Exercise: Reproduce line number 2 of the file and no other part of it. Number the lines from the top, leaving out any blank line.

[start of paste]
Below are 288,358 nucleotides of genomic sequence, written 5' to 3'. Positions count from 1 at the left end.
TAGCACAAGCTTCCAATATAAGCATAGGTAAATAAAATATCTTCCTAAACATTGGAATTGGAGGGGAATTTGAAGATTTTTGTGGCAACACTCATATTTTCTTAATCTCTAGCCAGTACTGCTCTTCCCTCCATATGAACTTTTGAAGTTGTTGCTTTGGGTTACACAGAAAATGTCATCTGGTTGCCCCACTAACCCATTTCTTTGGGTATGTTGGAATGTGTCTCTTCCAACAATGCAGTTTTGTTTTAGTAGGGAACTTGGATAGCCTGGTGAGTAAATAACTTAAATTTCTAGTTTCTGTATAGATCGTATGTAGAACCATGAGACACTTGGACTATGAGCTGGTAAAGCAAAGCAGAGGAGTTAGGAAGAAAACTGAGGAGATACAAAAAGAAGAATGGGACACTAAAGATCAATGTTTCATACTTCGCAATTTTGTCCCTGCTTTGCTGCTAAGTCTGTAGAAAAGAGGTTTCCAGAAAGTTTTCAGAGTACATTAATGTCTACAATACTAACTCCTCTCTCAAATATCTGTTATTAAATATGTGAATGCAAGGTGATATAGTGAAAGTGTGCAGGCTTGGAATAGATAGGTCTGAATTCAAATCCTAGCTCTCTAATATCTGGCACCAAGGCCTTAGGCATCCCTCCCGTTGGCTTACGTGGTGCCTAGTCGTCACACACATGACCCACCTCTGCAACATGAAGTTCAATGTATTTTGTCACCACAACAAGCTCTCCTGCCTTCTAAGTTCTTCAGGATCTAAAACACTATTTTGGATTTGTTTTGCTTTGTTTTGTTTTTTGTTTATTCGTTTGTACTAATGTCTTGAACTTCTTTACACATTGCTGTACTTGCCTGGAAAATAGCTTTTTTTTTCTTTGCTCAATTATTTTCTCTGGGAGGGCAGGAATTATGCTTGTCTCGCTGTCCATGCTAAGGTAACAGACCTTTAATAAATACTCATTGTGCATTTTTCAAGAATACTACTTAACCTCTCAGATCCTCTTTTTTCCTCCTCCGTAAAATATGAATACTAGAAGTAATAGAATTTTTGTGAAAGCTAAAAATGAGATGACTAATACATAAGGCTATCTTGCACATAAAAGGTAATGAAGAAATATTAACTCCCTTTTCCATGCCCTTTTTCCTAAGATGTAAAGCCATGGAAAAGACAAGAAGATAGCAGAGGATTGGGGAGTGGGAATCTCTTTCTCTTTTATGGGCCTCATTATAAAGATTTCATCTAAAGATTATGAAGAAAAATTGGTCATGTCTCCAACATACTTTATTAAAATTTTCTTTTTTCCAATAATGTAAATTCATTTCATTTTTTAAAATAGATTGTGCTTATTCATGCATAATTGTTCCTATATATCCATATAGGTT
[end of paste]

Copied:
TAGCACAAGCTTCCAATATAAGCATAGGTAAATAAAATATCTTCCTAAACATTGGAATTGGAGGGGAATTTGAAGATTTTTGTGGCAACACTCATATTTTCTTAATCTCTAGCCAGTACTGCTCTTCCCTCCATATGAACTTTTGAAGTTGTTGCTTTGGGTTACACAGAAAATGTCATCTGGTTGCCCCACTAACCCATTTCTTTGGGTATGTTGGAATGTGTCTCTTCCAACAATGCAGTTTTGTTTTAGTAGGGAACTTGGATAGCCTGGTGAGTAAATAACTTAAATTTCTAGTTTCTGTATAGATCGTATGTAGAACCATGAGACACTTGGACTATGAGCTGGTAAAGCAAAGCAGAGGAGTTAGGAAGAAAACTGAGGAGATACAAAAAGAAGAATGGGACACTAAAGATCAATGTTTCATACTTCGCAATTTTGTCCCTGCTTTGCTGCTAAGTCTGTAGAAAAGAGGTTTCCAGAAAGTTTTCAGAGTACATTAATGTCTACAATACTAACTCCTCTCTCAAATATCTGTTATTAAATATGTGAATGCAAGGTGATATAGTGAAAGTGTGCAGGCTTGGAATAGATAGGTCTGAATTCAAATCCTAGCTCTCTAATATCTGGCACCAAGGCCTTAGGCATCCCTCCCGTTGGCTTACGTGGTGCCTAGTCGTCACACACATGACCCACCTCTGCAACATGAAGTTCAATGTATTTTGTCACCACAACAAGCTCTCCTGCCTTCTAAGTTCTTCAGGATCTAAAACACTATTTTGGATTTGTTTTGCTTTGTTTTGTTTTTTGTTTATTCGTTTGTACTAATGTCTTGAACTTCTTTACACATTGCTGTACTTGCCTGGAAAATAGCTTTTTTTTTCTTTGCTCAATTATTTTCTCTGGGAGGGCAGGAATTATGCTTGTCTCGCTGTCCATGCTAAGGTAACAGACCTTTAATAAATACTCATTGTGCATTTTTCAAGAATACTACTTAACCTCTCAGATCCTCTTTTTTCCTCCTCCGTAAAATATGAATACTAGAAGTAATAGAATTTTTGTGAAAGCTAAAAATGAGATGACTAATACATAAGGCTATCTTGCACATAAAAGGTAATGAAGAAATATTAACTCCCTTTTCCATGCCCTTTTTCCTAAGATGTAAAGCCATGGAAAAGACAAGAAGATAGCAGAGGATTGGGGAGTGGGAATCTCTTTCTCTTTTATGGGCCTCATTATAAAGATTTCATCTAAAGATTATGAAGAAAAATTGGTCATGTCTCCAACATACTTTATTAAAATTTTCTTTTTTCCAATAATGTAAATTCATTTCATTTTTTAAAATAGATTGTGCTTATTCATGCATAATTGTTCCTATATATCCATATAGGTT